ObjectBar used with DesktopX to create a theme
2010 / December 2, 2009
|Operating system||Microsoft Windows|
Object Desktop includes most graphical user interface customization and productivity products offered by Stardock, including WindowBlinds, Fences, DesktopX, Tweak7, IconPackager and ObjectBar. Notable exceptions include ObjectDock and ThinkDesk components like Multiplicity, oriented more towards professional or corporate users.
- 1 History
- 2 Operation and pricing
- 3 Components
- 4 Criticism
- 5 References
- 6 External links
OS/2 (1993 to 2001)
Object Desktop — initially entitled The Workplace Toolset/2 — was developed over three years by Brad Wardell and Kurt Westerfeld subsequent to Stardock's OS/2 Essentials, a pre-registered set of OS/2 shareware. Object Desktop 1.0 was followed by 1.5 and Professional versions following in short order.
By 1997 the OS/2 ISV market was flagging, and many customers were switching to Windows NT 4. 1997 OS/2 revenues were 33% of those in 1996, and they fell to 25% of 1996 levels in 1998. This led to their decision to switch to Windows in mid-1997. Nevertheless, Stardock remained an OS/2 ISV until February 2001, when they stopped selling Object Desktop for OS/2.
OS/2 versions were sold as initial versions and upgrades, costing more than later Windows versions due to lower volume of sales.
Object Desktop 1.0
The initial release of Object Desktop was both praised for its functionality and criticised for performance and compatibility issues.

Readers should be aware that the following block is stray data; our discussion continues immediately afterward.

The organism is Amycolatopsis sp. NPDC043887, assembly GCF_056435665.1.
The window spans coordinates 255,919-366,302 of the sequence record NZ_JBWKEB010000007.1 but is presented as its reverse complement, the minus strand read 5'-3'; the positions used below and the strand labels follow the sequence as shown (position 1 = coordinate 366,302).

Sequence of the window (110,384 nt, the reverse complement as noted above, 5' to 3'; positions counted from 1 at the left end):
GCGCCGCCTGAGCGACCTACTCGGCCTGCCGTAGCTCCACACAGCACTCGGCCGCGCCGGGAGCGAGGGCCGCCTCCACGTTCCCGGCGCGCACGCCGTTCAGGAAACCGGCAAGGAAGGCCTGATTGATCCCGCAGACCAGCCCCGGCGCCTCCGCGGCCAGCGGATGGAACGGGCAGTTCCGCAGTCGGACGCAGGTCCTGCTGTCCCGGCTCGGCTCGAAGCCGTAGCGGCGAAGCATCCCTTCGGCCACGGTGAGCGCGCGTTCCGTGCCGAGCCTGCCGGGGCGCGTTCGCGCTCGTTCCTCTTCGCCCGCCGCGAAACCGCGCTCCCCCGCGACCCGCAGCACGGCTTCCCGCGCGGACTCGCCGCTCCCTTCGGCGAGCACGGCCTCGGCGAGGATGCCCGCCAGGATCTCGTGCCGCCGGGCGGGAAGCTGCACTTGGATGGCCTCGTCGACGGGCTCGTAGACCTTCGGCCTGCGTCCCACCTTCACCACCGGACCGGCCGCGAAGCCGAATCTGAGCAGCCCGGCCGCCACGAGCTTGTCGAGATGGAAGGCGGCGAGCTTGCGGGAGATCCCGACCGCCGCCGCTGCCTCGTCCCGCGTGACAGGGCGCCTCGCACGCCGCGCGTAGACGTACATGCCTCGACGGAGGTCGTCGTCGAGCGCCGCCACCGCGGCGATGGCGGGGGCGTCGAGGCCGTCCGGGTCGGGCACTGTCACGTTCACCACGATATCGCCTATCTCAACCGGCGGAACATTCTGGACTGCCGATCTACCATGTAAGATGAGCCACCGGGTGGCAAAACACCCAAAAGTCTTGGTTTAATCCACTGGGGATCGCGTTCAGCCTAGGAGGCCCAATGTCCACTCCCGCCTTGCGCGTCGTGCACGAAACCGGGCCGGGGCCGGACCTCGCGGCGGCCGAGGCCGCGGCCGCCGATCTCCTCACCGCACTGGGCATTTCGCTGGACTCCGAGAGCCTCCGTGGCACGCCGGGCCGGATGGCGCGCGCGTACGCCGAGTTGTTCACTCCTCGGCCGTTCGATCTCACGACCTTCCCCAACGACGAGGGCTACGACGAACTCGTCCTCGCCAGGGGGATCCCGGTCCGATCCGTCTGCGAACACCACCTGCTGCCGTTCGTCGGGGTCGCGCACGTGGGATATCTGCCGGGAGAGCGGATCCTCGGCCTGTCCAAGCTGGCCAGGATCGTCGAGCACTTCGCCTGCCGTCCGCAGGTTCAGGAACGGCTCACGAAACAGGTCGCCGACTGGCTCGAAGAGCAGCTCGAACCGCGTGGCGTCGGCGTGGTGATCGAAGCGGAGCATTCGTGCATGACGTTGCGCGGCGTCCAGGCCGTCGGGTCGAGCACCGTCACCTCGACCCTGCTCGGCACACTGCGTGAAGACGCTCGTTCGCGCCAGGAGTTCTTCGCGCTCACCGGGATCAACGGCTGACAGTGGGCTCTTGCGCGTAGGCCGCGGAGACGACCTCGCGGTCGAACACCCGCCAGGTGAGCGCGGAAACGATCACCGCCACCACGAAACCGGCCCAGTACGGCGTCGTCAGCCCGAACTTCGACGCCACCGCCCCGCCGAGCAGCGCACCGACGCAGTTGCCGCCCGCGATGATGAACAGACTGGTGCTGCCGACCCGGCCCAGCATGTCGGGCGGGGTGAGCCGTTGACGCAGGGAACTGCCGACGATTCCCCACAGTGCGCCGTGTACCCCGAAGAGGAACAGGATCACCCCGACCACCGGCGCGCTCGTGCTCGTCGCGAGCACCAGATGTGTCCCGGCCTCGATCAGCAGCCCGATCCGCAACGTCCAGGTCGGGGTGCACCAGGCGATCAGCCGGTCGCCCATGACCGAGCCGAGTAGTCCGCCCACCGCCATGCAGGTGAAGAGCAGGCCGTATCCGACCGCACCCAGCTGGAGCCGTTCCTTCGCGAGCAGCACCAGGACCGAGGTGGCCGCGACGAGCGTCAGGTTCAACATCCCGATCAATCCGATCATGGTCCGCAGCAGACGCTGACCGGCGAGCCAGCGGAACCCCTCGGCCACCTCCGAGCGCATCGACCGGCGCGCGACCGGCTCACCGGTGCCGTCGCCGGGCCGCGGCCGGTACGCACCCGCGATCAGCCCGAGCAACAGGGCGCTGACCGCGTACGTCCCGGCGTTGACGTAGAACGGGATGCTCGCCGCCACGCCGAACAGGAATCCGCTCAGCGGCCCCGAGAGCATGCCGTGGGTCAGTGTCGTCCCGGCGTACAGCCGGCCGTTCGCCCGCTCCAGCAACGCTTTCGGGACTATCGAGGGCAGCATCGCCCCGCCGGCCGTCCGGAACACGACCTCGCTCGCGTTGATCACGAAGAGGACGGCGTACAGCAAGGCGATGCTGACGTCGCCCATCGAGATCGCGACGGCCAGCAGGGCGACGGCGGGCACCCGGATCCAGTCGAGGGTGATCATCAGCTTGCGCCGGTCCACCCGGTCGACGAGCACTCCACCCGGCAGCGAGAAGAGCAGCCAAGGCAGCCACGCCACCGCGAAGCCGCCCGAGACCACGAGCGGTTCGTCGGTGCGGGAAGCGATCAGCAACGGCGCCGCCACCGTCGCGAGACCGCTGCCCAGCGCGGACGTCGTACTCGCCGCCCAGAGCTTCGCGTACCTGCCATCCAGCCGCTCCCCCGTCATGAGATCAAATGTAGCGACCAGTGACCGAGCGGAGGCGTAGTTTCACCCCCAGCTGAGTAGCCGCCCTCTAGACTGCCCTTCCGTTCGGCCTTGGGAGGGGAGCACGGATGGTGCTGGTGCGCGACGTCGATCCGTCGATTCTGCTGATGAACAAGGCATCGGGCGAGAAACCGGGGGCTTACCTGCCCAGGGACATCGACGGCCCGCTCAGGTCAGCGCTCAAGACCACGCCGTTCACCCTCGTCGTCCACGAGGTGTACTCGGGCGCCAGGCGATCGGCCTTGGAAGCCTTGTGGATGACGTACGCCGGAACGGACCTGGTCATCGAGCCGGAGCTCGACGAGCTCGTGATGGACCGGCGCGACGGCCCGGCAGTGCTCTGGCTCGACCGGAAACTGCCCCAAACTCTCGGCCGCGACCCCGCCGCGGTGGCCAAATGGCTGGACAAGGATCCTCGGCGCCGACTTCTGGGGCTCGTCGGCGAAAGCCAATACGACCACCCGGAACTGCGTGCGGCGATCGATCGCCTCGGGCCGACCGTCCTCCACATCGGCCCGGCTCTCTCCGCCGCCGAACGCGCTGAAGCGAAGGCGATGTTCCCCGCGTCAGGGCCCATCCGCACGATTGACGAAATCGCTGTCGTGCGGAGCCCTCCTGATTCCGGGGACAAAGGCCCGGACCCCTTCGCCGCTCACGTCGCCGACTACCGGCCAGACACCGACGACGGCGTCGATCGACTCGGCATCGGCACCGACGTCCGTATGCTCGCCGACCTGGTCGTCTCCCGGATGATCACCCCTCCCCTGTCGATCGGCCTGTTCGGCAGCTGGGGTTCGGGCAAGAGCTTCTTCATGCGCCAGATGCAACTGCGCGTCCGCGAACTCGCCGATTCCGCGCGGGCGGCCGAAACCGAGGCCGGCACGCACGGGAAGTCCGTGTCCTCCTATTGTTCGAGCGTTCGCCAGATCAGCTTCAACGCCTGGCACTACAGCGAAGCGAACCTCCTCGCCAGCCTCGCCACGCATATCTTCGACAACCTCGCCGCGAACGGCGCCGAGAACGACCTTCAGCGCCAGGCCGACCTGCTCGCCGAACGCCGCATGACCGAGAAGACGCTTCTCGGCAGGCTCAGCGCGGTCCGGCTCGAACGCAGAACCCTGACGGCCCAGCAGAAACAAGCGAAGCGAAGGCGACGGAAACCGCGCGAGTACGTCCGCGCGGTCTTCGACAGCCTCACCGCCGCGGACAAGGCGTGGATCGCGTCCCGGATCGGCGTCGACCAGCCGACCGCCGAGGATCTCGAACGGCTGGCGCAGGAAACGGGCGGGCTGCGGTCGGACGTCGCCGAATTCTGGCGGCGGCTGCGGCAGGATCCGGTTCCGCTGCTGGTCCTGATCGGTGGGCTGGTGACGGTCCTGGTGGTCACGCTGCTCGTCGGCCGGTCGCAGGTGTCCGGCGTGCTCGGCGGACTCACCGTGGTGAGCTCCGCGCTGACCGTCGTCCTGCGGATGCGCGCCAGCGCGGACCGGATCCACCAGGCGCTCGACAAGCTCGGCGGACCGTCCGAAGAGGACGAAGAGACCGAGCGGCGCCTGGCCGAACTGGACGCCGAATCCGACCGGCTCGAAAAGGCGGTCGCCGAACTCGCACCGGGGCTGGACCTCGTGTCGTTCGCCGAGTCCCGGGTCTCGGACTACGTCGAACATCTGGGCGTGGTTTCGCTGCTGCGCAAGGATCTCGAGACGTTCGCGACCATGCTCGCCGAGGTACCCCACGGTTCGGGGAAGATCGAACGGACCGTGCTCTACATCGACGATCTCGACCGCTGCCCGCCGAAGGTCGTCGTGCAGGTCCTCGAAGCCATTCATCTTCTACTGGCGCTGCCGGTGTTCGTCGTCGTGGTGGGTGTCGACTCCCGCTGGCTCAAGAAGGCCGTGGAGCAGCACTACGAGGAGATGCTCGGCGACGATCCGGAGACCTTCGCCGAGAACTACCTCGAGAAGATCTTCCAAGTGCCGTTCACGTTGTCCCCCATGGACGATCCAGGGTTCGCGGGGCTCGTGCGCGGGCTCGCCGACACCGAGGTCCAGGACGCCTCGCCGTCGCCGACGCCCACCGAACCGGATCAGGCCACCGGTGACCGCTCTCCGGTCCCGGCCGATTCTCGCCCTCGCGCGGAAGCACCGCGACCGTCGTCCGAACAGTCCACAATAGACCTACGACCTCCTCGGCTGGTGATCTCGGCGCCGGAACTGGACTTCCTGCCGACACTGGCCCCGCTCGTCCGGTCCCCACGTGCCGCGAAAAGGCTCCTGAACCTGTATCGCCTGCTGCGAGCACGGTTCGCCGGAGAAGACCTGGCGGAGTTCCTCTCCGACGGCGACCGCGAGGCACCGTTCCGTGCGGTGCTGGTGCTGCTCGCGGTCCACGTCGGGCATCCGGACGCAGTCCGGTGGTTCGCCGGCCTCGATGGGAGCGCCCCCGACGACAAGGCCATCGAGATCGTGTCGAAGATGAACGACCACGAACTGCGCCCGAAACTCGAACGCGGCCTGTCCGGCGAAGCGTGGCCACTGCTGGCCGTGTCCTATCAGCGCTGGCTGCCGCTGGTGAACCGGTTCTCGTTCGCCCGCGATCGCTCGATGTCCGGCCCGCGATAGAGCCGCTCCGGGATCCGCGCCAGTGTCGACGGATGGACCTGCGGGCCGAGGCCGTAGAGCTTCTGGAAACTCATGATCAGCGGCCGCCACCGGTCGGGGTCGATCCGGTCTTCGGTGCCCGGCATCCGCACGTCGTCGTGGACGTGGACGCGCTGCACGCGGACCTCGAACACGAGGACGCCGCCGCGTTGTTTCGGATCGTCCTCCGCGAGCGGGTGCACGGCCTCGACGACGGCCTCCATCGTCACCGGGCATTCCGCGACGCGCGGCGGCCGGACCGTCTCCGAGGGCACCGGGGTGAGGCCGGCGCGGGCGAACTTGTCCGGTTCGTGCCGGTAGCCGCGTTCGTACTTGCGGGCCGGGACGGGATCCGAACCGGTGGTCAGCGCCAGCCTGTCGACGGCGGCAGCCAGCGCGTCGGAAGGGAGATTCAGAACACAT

Object Desktop 1.5
Object Desktop 1.5 was released on 2 May 1996, fixing many problems, and adding the following components:
Users of 1.0 could upgrade for $37.
Object Desktop Professional
Object Desktop Professional was (as the name suggests) aimed at professional users of OS/2. It was released on 24 August 1996, priced at $179; users could also upgrade from OD 1.5 for $69.95, or from OD 1.0 for $119.
In addition to the features of OD 1.5, the package included:
Object Desktop 2.0
Object Desktop 2.0 was an update to all previously released components, and an integration of the Professional features into the main package. It was priced at $99.95; users of Object Desktop Professional could upgrade for $39, while other versions could be upgraded for $69.95.
An upgrade to 2.02 was released at the start of 2000, but it was made clear that it would be the last release.
Windows (1997 onwards)
Early Experience Program
When it became clear that OS/2 would not remain a viable platform, Stardock decided to move to Windows. This required rewriting old components and writing new ones to replace those which were not appropriate for Windows. This would take time, but Stardock needed money immediately to sustain development.
To cope with this cashflow problem, Object Desktop users who had switched from OS/2 to Windows were asked to purchase Windows subscriptions in advance of the actual software, on the understanding that their subscription period would only begin when the software was reasonably complete (which ended up as December 1999). This program was called the Early Experience Program. Due to significant goodwill built up over the previous years, many signed up, and Stardock survived.
Changes in focus
Initially the new Object Desktop package was closely related to the OS/2 versions, with old favourites like Object Edit, Control Center and Task/Tab Launchpad being ported over. However, as the userbase expanded from its traditional core of technical users into the wider Windows market, newer components shifted to focus on customizing the graphical user interface. The flagship component of Object Desktop became WindowBlinds; other popular additions were IconPackager, ObjectBar, DesktopX, DeskScapes and Fences.